Our rating: 3.5 out of 5 stars
If a picture is indeed worth a thousand words, then a motion picture is worth at least a million interpretations. Rodney Ascher’s documentary “Room 237: Being an Inquiry into ‘The Shining’ in 9 Parts” puts Stanley Kubrick’s 1980 masterpiece of modern horror under the microscope to present us with a wide range of interpretations through the hearts and minds of five of the film’s most avid watchers.
Within the documentary’s opening minutes, it’s clear that the film is not aiming in any way to be a standard “making of” documentary but, rather, a detailed scholarly deconstruction of a piece of art. Luckily, “The Shining” is a rich enough movie to warrant such an in-depth analysis and “Room 237” succeeds in being thought-provoking and intriguing throughout its 98-minute running time.
The hypotheses and theories put forth in “Room 237” range from plausible to wildly overreaching. Sure, it’s quite possible that the theme of the genocide of the American Indians is part of “The Shining”, especially given that the film’s grandest character – the Overlook Hotel itself – is built atop an ancient Indian burial ground. It’s a plot point that Kubrick elected to carry over from Stephen King’s novel and it sets the stage for something wicked that will its way come. And while you probably noticed the Navajo-themed décor that is prevalent throughout the Overlook , you may not have registered the cans of Calumet baking powder that are strategically placed in certain kitchen-based scenes. Or Wendy telling Danny that the loser of the race to get through the hedge maze has to “keep Amerca clean.” Hmmm…
The other interpretations presented are equally compelling: that “The Shining” has allegorical roots in the Holocaust, that the hotel is a sexual predator that feeds off of the people that inhabit it, and that the film is Kubrick’s secret confession to his wife that he was involved with faking the footage of the NASA moon landing.
Wait… Kubrick helped fake the moon landing?
Ascher’s documentary takes its craziest turn when he allows Jay Weidner to present the idea that interlaced in “The Shining” are various clues that the visionary that was able to create “2001: A Space Odyssey” in 1968 was the prime mover in staging and filming the televised footage of the Apollo 11 moon walk in 1969. While it would be easy to dismiss his theory as being that of a conspiracy-theorist nut job, he nonetheless presents a wide array of fairly convincing “evidence” to support his claim.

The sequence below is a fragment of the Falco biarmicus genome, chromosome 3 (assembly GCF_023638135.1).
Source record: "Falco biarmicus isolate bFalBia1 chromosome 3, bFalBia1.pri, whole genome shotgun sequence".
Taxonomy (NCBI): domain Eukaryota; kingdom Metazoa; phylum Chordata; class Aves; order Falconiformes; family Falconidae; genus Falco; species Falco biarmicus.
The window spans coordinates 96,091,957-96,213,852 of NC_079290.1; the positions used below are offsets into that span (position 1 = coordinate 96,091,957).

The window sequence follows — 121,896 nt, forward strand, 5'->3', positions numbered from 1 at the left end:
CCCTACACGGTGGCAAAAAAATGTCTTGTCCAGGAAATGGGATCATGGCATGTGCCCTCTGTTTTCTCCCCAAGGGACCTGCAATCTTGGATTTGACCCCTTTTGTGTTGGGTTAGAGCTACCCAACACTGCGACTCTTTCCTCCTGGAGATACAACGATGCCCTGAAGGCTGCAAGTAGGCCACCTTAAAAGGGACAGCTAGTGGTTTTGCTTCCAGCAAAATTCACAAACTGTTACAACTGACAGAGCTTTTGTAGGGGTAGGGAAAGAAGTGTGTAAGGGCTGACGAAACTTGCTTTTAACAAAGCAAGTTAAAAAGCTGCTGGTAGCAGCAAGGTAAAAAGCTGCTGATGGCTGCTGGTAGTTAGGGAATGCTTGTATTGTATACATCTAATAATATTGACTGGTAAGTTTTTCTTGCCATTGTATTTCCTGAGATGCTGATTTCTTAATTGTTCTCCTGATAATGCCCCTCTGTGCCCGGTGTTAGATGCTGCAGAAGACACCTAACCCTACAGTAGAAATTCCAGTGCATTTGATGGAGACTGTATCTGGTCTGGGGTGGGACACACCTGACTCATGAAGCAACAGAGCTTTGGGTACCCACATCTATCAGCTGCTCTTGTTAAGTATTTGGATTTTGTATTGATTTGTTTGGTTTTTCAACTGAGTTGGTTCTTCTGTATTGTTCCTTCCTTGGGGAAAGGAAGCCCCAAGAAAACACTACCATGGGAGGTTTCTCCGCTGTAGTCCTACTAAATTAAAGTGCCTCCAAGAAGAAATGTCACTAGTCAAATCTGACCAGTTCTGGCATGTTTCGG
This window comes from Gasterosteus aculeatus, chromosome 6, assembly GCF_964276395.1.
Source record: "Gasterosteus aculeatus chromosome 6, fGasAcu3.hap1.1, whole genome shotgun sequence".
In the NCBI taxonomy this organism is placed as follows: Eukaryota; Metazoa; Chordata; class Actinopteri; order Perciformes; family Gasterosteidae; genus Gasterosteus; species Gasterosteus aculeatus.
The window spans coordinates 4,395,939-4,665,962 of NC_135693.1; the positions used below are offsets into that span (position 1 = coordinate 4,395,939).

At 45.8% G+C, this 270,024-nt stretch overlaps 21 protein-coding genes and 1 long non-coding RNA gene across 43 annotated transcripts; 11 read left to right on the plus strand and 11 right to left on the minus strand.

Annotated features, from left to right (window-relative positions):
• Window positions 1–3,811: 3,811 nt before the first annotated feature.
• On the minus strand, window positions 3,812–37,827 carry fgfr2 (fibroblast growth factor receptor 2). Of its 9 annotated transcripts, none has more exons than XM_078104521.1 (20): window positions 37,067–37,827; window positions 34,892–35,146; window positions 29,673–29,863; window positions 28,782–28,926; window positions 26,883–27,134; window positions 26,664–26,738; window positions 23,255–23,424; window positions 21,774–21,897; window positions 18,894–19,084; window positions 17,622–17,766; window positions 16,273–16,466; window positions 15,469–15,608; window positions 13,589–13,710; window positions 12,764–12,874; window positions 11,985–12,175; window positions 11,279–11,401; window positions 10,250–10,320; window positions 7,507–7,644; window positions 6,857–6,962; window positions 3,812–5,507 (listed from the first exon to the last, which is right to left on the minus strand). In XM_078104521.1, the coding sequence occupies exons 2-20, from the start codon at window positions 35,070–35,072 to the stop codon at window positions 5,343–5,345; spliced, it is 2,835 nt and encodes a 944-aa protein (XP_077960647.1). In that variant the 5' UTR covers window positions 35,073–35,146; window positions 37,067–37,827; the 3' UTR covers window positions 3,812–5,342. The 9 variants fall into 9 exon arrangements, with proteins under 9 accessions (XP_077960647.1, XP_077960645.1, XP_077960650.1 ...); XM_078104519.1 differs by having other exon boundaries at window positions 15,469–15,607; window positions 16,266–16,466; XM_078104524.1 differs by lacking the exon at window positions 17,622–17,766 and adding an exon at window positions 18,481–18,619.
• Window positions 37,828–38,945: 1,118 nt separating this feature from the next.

“Room 237” is at its strongest and most engrossing when it illustrates – via film clips, diagrams, and even computer-animated 3D models of the Overlook Hotel’s floor plan – the theories that all of its commentators are presenting. It often borrows fairly heavily from the Errol Morris school of documentary film-making in that often employs reenactments and simple single inanimate objects taking up the entire screen.
The documentary repeatedly takes wrong turns when it uses clips of existing films – including some of Kubrick’s – and manipulates them to be relevant to “The Shining”. The very first shot in “Room 237” is actually a scene from “Eyes Wide Shut”, but instead of Tom Cruise looking at a jazz club poster advertising the Nick Nightingale quartet, he’s looking at the European poster for “The Shining”. While this digital fakery is mildly amusing, it sets the wrong tone for “Room 237”. It also seriously begs the question of what the late Kubrick would have thought about his work being altered in this way.
The film’s weakest link is its horrendous original music. In many instances, it’s so out of sync with the material that “Room 237” presents, it makes one wonder if the wrong score accidentally got mixed in to the film’s soundtrack. Even the involvement of Walking Dead composer, Bear McCreary, can’t save “Room 237”’s music from cheapening the documentary as a whole.
Fortunately, the subject at “Room 237”s core – “The Shining” itself – is impervious to the goofs that a documentary about it may have. As is stated in the film, “There’s a lot of stuff [in “The Shining”] that people haven’t seen yet, so they should keep watching it.” Indeed, after watching “Room 237”, a repeat viewing of Kubrick’s 1980 horror masterpiece is pretty much a necessity – although you’ll never look at the magazine that Jack Torrance is reading in the Overlook’s lobby the same way ever again.